To Be The Best Place To Work
Each year, the Minneapolis St. Paul Business Journal publishes its list of Best Places To Work. Some companies are consistently on the list - year after year. Other companies come and go. This year, the publication printed information on the "7 Staples Of Best Places To Work." I would love to say that this should be a list of common sense business practices, but common sense doesn't seem to be too common anymore (at my home, we call it uncommon sense). From the Journal's article, here are the 7 practices.
- Don't micromanage: according to Donna DiMenna (quoted in the article - see https://twitter.com/DiMennaHR), the adage "hire good people and get out of the way" is true. Studies show that micromanaging good people is a leading cause of turnover.
- Communicate: it saddens me that this is on the list . . . . . so simple and important, but a common issue in corporate America. Communication is a basic human need - and communication has to go in all directions. Employees need information to do their job and need a voice to feel valued. And sadly, the reverse is true - especially in times of change, lack of communication builds concern and can create its own issues.
- Recognize good work: too many employees are caught doing something wrong - and they are immediately told about it. Great workplaces catch people doing something right - and let people know. Paul DeBettignies, Principal of Minnesota Headhunter (see http://www.mnheadhunter.com/) states, "acknowledging and rewarding good work is a key ingredient to a strong workplace culture - and you don't need an elaborate program to get there." Try a simple 'thank you' when people do something well. You'll see the impact - immediately and long-term.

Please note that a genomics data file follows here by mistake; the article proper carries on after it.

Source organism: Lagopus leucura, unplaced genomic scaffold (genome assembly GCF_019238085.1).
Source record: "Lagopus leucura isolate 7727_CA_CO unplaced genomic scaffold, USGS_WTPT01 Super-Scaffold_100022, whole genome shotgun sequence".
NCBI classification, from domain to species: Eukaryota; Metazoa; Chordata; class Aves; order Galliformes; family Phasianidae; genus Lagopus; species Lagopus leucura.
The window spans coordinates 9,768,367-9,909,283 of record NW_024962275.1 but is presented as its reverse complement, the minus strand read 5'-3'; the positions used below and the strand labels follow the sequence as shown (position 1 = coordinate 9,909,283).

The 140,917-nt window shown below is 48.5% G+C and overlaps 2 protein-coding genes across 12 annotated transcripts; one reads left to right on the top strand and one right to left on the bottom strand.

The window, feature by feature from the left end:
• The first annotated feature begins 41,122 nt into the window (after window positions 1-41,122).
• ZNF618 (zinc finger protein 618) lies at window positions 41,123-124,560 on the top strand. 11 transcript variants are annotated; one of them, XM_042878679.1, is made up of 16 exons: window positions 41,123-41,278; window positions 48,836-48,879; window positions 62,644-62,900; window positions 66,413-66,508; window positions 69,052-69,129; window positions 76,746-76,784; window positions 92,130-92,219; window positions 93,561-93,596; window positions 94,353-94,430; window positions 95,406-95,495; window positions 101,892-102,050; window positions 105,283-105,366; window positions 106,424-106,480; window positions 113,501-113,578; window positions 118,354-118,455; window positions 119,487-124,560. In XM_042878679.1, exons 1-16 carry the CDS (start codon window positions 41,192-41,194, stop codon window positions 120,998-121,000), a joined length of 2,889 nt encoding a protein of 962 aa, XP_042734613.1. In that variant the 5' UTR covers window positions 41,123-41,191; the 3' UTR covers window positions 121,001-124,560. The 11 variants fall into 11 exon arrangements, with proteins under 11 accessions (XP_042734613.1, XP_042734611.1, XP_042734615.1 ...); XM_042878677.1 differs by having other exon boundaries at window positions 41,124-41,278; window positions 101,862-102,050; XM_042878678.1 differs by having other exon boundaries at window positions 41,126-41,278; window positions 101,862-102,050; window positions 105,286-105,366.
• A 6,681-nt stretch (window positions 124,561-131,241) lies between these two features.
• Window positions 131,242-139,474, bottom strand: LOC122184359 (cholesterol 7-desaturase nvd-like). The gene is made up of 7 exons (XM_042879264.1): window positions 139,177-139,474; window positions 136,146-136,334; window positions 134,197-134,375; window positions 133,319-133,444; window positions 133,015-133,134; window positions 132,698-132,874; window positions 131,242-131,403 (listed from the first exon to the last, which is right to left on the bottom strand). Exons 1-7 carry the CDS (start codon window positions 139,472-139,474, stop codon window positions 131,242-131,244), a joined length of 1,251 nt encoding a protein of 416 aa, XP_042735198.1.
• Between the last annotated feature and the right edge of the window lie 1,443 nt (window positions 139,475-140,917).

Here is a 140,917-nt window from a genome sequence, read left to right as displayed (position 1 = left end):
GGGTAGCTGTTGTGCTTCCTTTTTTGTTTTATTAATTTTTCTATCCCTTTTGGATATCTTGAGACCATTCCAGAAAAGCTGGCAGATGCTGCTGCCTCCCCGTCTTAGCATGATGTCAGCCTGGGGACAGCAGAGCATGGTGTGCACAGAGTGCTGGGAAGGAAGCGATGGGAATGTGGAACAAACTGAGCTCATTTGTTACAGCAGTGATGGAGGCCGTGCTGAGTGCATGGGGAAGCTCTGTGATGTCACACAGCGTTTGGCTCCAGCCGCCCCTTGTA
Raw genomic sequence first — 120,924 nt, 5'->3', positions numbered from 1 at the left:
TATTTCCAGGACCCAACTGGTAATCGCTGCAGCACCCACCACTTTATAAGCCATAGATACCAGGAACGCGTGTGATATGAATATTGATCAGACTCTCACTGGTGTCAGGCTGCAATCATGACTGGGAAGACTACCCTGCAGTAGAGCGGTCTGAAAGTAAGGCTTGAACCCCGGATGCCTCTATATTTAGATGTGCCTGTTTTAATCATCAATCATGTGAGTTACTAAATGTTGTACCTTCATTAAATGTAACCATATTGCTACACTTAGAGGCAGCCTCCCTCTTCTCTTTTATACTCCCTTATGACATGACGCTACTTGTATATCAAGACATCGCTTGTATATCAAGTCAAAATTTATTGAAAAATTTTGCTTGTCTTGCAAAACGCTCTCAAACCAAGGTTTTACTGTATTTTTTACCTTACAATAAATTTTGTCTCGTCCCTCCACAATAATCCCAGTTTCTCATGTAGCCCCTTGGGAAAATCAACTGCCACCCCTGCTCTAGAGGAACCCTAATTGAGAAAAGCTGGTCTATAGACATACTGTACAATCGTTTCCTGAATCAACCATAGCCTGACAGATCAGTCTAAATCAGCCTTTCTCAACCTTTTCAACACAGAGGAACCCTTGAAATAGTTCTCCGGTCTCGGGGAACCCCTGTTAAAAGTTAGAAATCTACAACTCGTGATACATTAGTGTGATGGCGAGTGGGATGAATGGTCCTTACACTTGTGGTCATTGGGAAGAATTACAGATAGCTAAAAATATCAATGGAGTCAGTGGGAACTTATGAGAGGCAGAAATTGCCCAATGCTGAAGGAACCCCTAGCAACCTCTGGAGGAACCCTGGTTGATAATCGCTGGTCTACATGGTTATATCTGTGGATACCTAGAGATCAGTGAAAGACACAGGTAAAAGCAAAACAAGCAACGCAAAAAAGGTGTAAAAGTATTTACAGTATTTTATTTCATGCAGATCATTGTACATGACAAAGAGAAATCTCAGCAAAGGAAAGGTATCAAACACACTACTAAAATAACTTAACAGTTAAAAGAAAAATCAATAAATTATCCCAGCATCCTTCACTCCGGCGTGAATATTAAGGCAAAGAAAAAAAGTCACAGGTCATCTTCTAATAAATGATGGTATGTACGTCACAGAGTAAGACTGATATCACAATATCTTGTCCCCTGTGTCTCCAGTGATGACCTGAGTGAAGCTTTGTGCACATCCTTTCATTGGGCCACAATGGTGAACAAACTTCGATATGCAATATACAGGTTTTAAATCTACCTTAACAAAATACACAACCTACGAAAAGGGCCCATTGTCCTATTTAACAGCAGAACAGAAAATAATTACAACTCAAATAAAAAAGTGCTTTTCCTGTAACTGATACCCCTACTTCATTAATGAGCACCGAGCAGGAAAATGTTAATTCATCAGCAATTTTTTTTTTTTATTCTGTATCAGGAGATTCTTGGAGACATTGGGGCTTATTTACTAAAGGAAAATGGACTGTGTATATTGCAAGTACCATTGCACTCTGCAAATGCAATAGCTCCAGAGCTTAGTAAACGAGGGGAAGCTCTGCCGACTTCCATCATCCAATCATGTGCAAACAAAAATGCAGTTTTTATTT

- Office perks: providing perks, even small ones, sets a tone at the office. Free coffee or bring your dog to work day - simple, but well received (we provide unlimited supplies of M&M's - never a complaint). (NOTE - Donna and Paul, both referenced above, agree - this won't fix a toxic workplace, however.)
- Culture: this is not the Values that are framed and hanging on the wall. It is what you do every day - how you treat people, how people feel when they are challenged and how people are valued when they make a contribution.
- Professional development: companies that are on the list see this area as an investment, not an expense. Employees see that their development is important to you as the employer. You'll see the return in lower turnover and greater efforts.
- Community service: companies that are consistently on the list give their employees a chance to volunteer in the community and make a difference. While listed as a separate topic, it is part of the culture.